The future of Blue Grass Airport Executive Director Michael Gobb is in doubt after his indefinite suspension with pay while his expenses are reviewed. Airport Board Chairman Bernard Lovely informed the airport staff Tuesday morning of the decision to suspend Gobb.
"I'm very disappointed that we had to take this step in respect to Mike," Lovely said. "He has done much for the airport and this community. .... But there have been recent media and other reports that have raised questions about Mike's conduct" regarding travel expenses.
On Nov. 23, the Herald-Leader published articles documenting that Gobb spent more than $200,000 for trips and other expenses from January 2006 through March 2008. A survey of the travel and training expenses of top officials at airports with passenger counts similar to that of Blue Grass showed that Gobb's expenses outstrip all of them.
Gobb, reached Tuesday morning, said there was little he would say publicly, on the advice of his lawyer.
"I appreciate the ongoing support of the airport board and the community leadership as we work to ensure a transparent review of airport policies and practices," he said.
Gobb, who was notified Friday of the board's decision, described the suspension as "an administrative leave for an indefinite period."
Lovely said the board hasn't scheduled additional meetings to deal with Gobb's future. But he and other board members said it's possible that the airport and its director for the last 10 years could part ways soon.
"I see that as one possibility," Lovely said.
Lovely, along with other board members, initially defended Gobb's spending. As chairman of the board, Lovely approved Gobb's expenses and said they were justified.
"What I'm telling you is all those expenses go to the benefit of this airport," Lovely said in an interview before the newspaper's initial articles.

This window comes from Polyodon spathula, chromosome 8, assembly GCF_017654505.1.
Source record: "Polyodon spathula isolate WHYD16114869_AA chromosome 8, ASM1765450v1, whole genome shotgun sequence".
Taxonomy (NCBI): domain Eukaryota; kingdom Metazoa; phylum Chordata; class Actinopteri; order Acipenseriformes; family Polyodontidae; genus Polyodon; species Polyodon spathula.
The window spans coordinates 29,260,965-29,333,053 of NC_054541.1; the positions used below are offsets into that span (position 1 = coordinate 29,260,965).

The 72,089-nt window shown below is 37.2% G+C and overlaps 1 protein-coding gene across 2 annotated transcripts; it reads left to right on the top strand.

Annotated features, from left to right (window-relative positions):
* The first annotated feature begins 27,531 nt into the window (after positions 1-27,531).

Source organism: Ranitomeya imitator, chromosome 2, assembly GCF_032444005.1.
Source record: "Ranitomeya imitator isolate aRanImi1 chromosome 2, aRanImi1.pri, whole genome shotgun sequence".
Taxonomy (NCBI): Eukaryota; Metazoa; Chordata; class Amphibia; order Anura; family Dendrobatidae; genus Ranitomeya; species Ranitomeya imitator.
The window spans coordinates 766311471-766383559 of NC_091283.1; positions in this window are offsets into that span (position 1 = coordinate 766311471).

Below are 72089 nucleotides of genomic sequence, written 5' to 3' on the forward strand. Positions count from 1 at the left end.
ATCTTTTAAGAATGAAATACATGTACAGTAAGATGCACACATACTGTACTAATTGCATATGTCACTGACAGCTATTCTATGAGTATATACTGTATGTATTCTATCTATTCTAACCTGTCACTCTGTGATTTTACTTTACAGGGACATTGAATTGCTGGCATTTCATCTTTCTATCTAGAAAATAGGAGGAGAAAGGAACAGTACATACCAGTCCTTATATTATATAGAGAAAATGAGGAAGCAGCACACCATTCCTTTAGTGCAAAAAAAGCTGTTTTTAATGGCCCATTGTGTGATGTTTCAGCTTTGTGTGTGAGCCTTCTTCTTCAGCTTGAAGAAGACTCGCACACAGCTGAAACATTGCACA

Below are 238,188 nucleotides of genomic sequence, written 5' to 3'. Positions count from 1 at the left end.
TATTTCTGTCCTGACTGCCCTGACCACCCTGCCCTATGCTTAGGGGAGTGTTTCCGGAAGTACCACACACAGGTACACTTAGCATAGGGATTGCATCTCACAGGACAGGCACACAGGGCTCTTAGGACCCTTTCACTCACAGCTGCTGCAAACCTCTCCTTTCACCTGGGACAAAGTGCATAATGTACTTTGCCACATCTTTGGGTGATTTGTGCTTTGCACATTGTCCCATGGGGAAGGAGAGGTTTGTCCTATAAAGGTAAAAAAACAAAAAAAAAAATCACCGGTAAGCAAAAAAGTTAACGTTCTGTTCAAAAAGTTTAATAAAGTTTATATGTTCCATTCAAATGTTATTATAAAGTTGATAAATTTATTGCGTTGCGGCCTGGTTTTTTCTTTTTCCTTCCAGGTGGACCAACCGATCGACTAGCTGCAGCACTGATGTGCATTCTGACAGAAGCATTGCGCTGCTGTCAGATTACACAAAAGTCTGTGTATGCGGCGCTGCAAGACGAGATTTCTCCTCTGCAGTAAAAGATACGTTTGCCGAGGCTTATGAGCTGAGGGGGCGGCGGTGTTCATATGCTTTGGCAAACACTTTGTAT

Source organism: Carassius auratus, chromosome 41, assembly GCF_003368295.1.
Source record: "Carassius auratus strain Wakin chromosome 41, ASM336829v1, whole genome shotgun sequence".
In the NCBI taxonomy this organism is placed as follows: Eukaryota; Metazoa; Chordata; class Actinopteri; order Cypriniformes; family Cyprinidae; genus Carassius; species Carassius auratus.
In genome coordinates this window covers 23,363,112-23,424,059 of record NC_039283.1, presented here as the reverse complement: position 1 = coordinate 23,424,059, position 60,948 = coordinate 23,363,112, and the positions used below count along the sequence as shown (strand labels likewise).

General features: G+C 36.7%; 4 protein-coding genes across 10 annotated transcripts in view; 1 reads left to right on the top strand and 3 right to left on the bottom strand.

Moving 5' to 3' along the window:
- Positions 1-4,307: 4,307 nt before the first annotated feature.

Lovely also said at the time he had kept regular tabs on Gobb's expenditures and was satisfied that they were proper.
Tuesday, Lovely declined to discuss what specifically prompted the board to place Gobb on indefinite leave a month after the Herald-Leader published the stories. He said Gobb would remain on paid leave until the completion of a recently launched state audit and an internal financial review by an outside consultant the board plans to hire.
"It is our feeling that these reviews will be better done with Mike out of the office on leave," Lovely said.
A question of signing off
Lovely, who was responsible for signing off on Gobb's credit-card statements and travel expenses, is not recusing himself as chairman during the reviews.
"Let me put it this way," said J. Robert Owens, airport board member and treasurer, "Bernie is not part of the problem. I think that will become evident over time as the results of the reviews come out."
Another board member, Dr. David Stevens, said only that further review by the board "showed some activities that the board was not pleased with."
"I'm not sure we have defined procedures, and that was one of the problems with this whole business," he said.
Lovely stopped short of saying Gobb broke any rules.
"I think the failure to follow the policies and procedures in place at the airport are a concern for me," Lovely said. "When those aren't followed we can have problems. The policies and procedures are set up for reasons."